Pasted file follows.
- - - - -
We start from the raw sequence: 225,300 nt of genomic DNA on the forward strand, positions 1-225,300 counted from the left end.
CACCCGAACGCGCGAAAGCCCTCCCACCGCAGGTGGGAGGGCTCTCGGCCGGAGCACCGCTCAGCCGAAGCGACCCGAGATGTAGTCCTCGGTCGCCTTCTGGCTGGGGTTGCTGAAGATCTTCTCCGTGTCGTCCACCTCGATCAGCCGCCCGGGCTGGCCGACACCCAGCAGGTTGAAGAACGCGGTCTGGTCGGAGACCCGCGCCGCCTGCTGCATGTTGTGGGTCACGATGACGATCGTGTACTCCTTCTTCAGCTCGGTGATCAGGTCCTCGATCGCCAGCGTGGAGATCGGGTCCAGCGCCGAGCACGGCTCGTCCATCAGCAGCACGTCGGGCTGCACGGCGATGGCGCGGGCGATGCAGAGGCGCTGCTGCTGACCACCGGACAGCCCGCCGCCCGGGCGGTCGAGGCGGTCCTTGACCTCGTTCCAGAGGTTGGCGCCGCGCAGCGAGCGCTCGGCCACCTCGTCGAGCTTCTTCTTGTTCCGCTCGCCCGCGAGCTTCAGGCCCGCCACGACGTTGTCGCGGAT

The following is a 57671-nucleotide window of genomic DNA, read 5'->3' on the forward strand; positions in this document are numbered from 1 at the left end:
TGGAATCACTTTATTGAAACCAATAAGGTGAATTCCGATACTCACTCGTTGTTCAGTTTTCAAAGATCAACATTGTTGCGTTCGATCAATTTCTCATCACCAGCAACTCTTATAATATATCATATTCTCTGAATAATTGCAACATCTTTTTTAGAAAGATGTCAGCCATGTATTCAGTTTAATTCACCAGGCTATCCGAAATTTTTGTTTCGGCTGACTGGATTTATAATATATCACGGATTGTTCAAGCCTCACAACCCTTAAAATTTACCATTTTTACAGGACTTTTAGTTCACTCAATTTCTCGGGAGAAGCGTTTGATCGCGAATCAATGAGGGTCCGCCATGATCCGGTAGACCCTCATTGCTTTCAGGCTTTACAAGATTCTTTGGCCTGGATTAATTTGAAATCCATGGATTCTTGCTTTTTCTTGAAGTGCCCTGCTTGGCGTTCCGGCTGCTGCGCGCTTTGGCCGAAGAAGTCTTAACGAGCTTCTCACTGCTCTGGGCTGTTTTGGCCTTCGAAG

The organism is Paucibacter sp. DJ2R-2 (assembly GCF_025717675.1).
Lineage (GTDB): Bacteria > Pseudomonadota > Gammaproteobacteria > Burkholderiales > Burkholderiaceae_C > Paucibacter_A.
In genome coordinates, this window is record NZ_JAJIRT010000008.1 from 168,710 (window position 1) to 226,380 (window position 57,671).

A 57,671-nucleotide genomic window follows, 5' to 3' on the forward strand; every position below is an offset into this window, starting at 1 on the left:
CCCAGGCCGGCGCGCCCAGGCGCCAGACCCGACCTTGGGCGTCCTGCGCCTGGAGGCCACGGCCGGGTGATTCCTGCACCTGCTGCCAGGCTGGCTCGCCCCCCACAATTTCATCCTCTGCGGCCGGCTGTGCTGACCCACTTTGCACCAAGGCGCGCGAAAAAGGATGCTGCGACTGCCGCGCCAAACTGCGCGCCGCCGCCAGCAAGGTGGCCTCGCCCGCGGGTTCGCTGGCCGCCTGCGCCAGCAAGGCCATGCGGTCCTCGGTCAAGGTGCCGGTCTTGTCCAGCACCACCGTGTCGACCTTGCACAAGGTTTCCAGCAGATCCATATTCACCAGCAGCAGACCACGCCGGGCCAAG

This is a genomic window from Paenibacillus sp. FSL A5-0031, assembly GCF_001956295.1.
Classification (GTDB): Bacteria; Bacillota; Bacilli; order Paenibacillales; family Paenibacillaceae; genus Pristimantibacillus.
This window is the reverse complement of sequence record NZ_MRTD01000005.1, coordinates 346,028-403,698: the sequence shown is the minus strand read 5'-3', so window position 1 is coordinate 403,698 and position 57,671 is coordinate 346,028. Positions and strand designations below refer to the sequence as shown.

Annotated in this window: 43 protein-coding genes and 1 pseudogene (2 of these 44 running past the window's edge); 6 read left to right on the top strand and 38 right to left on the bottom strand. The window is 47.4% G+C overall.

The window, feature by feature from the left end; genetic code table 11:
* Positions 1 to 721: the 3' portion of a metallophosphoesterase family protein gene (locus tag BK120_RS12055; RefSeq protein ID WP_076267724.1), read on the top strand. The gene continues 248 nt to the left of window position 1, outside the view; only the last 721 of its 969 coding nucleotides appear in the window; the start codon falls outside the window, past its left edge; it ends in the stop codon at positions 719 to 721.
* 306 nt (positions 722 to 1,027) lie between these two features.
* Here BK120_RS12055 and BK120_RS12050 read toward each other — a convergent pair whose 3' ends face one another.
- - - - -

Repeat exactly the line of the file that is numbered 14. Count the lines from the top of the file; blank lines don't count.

The window, feature by feature from the left end; genetic code table 11: